6. 5 out of 5

    Emma

    You think you may know Gill Deacon, the "queen of green" but when she is diagnosed with breast cancer she contemplates what the illusion of control has really cost her, and her health. Gill's story is relevant to all women who are trying to balance career, family and their health. What does it mean to be a daughter, sister, mother, wife in the modern day? And she does so, with her characteristic sense of humour. You think you may know Gill Deacon, the "queen of green" but when she is diagnosed with breast cancer she contemplates what the illusion of control has really cost her, and her health. Gill's story is relevant to all women who are trying to balance career, family and their health. What does it mean to be a daughter, sister, mother, wife in the modern day? And she does so, with her characteristic sense of humour.

  7. 4 out of 5

    Susan

    This book is a lovely introspective look at the randomness of life and the struggle for control and meaning. Gill uses her wit and smart, insightful observations on the world we live in to bring her personal journey to life. The story is open and honest, leaving us with much to think about.

  8. 4 out of 5

    Cathy Marie Buchanan

    Beautifully written and poignantly told, Naked Imperfection is packed with insight, humour and wisdom. It made me laugh and weep and think.

  9. 4 out of 5

    Lindsay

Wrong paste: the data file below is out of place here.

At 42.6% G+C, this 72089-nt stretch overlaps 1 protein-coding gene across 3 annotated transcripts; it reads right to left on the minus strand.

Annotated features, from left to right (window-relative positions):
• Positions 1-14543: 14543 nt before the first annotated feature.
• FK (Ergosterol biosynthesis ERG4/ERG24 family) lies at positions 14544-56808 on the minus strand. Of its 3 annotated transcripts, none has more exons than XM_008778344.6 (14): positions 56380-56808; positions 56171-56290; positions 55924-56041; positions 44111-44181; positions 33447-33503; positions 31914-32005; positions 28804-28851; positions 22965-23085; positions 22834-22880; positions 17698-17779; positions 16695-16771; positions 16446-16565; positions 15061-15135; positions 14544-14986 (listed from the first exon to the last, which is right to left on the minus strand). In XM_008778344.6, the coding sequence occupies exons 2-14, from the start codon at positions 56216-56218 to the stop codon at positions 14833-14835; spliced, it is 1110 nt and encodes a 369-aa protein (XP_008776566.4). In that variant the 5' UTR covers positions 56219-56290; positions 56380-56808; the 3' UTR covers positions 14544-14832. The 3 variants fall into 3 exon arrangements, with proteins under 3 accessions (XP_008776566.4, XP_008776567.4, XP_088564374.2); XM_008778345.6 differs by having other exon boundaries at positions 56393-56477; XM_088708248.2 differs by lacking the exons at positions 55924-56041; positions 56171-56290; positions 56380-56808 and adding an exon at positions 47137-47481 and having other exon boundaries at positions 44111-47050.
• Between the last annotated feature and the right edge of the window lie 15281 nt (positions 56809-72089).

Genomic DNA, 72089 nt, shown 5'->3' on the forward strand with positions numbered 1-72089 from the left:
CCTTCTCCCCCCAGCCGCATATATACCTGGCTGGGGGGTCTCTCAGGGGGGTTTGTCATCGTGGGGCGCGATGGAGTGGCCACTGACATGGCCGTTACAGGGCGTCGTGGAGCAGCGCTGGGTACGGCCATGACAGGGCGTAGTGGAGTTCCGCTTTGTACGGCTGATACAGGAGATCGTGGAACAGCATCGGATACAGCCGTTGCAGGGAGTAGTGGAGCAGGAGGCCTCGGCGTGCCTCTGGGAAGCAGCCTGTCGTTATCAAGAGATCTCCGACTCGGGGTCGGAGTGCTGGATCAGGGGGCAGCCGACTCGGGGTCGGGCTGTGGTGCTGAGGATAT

Let me start by saying, I am definitely glad that [spoiler] Gill is now okay, and cancer-free (I believe... I started skimming the book because I got so annoyed with her, but I at least gathered that much). For sufferers of cancer, survivors, or those with loved ones who are going through it, perhaps they'll enjoy this more than I did. Not that I don't know anyone who has had cancer. But the majority of reviews of this book are really positive, and I can't understand. Deacon is SO arrogant in her Let me start by saying, I am definitely glad that [spoiler] Gill is now okay, and cancer-free (I believe... I started skimming the book because I got so annoyed with her, but I at least gathered that much). For sufferers of cancer, survivors, or those with loved ones who are going through it, perhaps they'll enjoy this more than I did. Not that I don't know anyone who has had cancer. But the majority of reviews of this book are really positive, and I can't understand. Deacon is SO arrogant in her belief that, due to her super-clean living, she doesn't deserve to have cancer. That would be fine and well if research had proved 100%, without a doubt, that her exact method of living would help prevent cancer. But being that science has never proven all of the causes of cancer (and probably never will), it's really hard to take. There's a scene in the book where she's in a waiting room, and is doing "waiting room math," and talks about the crummy, old magazines on the table, the bald 50-something women knitting, the men with canes, etc. And then she asks, "why am I here?" This is a running question and theme of the book, like she believes she is SO far above these other cancer-sufferers, and simply cannot fathom how she ever got cancer. Please, lady. ANYONE can get cancer, no matter how much clean living you do. Cancer strikes many, many people. I was honestly disgusted by how much she went on and on about this question, and talked about how clean she lived. I kept expecting her reality to shift, and for her to say, "despite my clean living, I still got cancer, and I have to accept that." But no, she just continued to go on about how she was an A+ cancer patient (eating healthy, in an attempt to ward off the cancer holistically), and yet, SHE STILL HAS IT, why God why? Well, both God and cancer don't discriminate based on the fact that you only eat organic food. She also seems supremely judgey of people who don't live super healthy, so my guess is, she wouldn't care at all about this negative review, because I am clearly a space invader, who eats all the garbage she preaches against, and used the lead-infused products she rails against. I don't think this would be a helpful book for people going through cancer, because it's very one-sided and to me, it would make me feel bad, that I wasn't doing all the insane things she was doing (like spending hours a day eating organic fruits and veggies).